*EDITOR'S NOTE: (6 March 2012): The original broadcast item suggested that it was the hottest start to 2012 for the entire state. In fact, more of the state, particularly outside Adelaide, was affected by record high temperatures in 1960. The transcript has been amended.
The amended line reads: "Parts of South Australia are sweltering with their hottest start to the year in more than a century.*" But we know that is not what was stated. This odd re-writing of the transcript by ABC's "Ministry of Truth" is too close to 1984 for comfort. Why not just add the asterix to the line in contention and state they made an error?
Here's that 1960 Sun Herald front page again about events in 1960.
Alan Sunderland Head of Policy & Staff Development, ABC News, provides the following additional information (our comments in bold):
Received 6/3/2012Dear Mr Hendrickx,
Apologies for my reply earlier today.
I assumed that your decision to refer a matter to ACMA related to the current complaint we had been discussing recently, as my eye was caught by the identical first two words in the tag line in the subject header (factual inaccuracy). I did not read down and realise that it related to a separate earlier complaint of yours. (ed: that's this ONE about missing historical information from a story about inundation of islands in the Torres Strait).
So, to clarify the situation:-
1. In relation to the World Today story of 16th January relating to encroaching seas in the Torres Strait, I don’t have anything further to usefully add to our original response, so it is appropriate for you to pursue the matter with ACMA if you remain dissatisfied (ed post on this in the near future).
2. In relation to the AM story of 3rd January relating to temperatures in South Australia, I have now heard back from the reporter. As you know, the original report claimed that “South Australia is sweltering with the hottest start to the year in more than a century.” When your original complaint was passed on to the program team, they relied on information relating to Adelaide temperatures to support that statement, and you responded by providing information relating to temperatures across the entire state. I do believe there is an argument that can be mounted that it is more relevant in the circumstances of this story to judge the accuracy of the remark by reference to the impact on population rather than the geographic spread. In other words, it would appear on the basis of the official data that more of the South Australian population was affected by the high temperatures in 2012 than were affected in 1960, even allowing for population growth in the intervening period (ed this is based on my very rudimentary analysis -see part 2, that only included data from stations with readings for 1960 and 2012. A more detailed analysis that included more stations across the state from both time periods would be warranted before this conclusion could be stated with any degree of confidence). My reason for delaying my response to you was to check back once again on the basis the program team had at the time to support the claim made in the story, rather than any subsequent reasoning. It now appears, having heard back from the program team, that they were simply relying on information provided to them by a range of sources, but they did not formally confirm that with official and reliable statistics. Under those circumstances, I think the information contained in the program is sufficiently broad and vague that it should be corrected through the addition of an Editor’s Note. In short, it was incorrect to describe it as “the hottest start to the year in more than a century” without further explanation, as 1960 was indeed hotter if you measure it in terms of how much of the state had record’s temperatures rather than in terms of how much of the state’s population experienced those record temperatures.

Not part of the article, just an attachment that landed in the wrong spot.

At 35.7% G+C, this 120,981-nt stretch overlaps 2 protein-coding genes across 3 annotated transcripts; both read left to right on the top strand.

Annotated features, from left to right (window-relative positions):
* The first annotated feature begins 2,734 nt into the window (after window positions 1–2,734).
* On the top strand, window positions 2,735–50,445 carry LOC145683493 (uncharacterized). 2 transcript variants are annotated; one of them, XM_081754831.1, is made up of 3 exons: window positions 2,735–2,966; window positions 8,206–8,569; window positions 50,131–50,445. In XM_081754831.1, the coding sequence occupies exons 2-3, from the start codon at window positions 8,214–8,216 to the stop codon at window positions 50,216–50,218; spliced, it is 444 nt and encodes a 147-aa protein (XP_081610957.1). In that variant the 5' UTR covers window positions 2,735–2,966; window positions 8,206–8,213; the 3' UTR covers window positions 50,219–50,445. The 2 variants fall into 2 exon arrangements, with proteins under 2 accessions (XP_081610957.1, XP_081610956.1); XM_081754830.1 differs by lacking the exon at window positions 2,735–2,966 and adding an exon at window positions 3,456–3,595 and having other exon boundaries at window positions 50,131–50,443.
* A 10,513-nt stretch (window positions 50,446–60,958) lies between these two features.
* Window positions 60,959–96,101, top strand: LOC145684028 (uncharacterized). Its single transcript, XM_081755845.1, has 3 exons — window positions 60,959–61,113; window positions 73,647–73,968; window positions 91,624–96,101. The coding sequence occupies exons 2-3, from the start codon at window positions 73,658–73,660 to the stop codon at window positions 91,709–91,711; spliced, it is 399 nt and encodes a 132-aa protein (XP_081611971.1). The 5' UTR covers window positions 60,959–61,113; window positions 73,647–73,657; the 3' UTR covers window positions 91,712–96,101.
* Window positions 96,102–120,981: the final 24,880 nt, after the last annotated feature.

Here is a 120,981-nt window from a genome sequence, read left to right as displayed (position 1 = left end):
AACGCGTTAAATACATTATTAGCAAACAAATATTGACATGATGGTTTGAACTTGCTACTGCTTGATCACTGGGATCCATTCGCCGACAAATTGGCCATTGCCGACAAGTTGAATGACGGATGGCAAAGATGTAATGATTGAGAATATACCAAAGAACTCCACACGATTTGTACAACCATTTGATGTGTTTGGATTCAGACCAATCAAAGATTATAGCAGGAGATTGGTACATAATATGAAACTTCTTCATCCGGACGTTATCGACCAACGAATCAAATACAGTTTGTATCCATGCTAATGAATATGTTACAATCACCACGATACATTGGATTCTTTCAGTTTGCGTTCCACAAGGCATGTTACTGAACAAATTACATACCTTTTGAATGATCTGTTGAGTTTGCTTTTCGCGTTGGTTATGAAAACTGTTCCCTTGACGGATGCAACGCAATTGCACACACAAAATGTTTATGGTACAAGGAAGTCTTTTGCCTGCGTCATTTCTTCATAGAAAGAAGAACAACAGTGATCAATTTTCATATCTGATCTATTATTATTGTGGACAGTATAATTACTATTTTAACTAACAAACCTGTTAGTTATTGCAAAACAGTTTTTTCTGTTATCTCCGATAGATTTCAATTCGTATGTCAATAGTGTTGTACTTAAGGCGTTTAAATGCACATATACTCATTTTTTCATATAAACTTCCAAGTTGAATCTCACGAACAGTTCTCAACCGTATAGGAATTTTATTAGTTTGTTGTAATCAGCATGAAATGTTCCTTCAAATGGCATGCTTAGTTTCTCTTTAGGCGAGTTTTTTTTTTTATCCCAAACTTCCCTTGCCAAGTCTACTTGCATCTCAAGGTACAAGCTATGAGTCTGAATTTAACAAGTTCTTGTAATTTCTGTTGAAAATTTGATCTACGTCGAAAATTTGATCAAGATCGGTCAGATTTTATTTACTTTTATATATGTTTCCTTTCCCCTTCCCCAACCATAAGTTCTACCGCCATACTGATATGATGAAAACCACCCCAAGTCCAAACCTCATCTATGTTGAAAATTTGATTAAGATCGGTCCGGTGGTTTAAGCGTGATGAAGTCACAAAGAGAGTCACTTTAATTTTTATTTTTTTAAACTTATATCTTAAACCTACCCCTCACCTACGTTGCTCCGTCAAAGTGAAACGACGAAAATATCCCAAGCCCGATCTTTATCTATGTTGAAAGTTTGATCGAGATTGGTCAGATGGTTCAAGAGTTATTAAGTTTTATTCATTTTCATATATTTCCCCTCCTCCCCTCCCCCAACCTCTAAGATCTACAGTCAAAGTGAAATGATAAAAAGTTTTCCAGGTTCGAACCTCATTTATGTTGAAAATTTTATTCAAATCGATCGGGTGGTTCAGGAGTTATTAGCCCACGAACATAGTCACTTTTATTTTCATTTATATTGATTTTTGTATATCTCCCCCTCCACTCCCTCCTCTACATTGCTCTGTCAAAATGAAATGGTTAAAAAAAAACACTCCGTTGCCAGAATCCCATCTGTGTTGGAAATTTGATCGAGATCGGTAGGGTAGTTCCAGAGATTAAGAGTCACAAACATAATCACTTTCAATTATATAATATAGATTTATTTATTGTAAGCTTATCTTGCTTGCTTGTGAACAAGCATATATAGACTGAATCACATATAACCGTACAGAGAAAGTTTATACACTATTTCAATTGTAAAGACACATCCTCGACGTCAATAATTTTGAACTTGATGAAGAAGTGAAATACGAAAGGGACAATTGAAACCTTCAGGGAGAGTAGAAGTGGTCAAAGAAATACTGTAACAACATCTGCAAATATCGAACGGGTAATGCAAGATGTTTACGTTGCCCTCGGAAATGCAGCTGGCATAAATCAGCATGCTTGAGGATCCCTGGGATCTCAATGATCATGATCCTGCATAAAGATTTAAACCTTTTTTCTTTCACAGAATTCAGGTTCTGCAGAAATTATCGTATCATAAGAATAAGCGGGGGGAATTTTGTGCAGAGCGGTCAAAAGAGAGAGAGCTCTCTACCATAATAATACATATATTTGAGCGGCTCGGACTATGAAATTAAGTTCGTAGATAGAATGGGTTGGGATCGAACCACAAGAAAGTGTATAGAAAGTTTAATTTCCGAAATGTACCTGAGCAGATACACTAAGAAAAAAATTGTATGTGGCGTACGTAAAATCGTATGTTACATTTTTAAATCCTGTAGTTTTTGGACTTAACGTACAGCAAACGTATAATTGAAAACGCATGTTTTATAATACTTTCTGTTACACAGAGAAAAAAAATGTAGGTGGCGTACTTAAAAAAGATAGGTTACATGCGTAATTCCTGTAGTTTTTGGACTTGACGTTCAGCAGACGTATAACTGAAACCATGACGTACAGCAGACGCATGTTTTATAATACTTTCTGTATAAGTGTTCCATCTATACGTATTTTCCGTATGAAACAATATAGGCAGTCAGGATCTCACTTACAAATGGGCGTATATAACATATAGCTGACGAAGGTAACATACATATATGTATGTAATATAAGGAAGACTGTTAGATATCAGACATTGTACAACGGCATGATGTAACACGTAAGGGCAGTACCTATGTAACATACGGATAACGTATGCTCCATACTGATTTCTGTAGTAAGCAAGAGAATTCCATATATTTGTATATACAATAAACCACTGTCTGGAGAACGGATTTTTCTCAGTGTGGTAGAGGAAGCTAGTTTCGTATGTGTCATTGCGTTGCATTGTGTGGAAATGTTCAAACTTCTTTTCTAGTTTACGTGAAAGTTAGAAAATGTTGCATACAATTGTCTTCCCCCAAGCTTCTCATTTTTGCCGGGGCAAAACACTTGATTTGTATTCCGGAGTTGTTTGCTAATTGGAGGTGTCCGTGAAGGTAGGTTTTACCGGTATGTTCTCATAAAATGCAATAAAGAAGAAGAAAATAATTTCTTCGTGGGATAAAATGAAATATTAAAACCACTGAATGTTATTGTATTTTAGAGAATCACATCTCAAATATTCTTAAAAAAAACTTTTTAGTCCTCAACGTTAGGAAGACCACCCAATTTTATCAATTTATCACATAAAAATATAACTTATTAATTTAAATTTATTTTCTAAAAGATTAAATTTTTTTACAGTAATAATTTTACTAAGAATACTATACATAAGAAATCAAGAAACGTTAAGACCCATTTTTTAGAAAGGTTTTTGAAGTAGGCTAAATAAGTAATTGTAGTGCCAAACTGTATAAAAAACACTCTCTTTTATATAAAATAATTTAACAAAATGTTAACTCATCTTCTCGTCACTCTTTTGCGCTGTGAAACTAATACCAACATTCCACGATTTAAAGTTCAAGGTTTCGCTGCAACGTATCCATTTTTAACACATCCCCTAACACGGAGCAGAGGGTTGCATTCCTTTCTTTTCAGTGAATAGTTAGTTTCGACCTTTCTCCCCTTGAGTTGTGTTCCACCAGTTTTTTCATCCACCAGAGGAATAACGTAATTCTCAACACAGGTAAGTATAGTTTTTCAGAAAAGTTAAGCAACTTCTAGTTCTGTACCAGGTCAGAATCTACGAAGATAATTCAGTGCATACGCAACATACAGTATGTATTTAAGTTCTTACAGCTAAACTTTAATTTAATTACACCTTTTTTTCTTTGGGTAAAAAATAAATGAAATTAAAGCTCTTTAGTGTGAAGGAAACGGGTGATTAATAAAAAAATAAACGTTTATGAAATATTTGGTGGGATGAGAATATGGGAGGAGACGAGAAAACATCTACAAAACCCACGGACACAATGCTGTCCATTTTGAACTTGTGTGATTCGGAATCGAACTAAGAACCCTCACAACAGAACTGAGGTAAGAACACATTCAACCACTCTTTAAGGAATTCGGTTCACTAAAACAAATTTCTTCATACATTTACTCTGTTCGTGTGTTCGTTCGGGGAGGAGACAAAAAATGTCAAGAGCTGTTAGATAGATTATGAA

So an Editor’s Note will be added to the story online.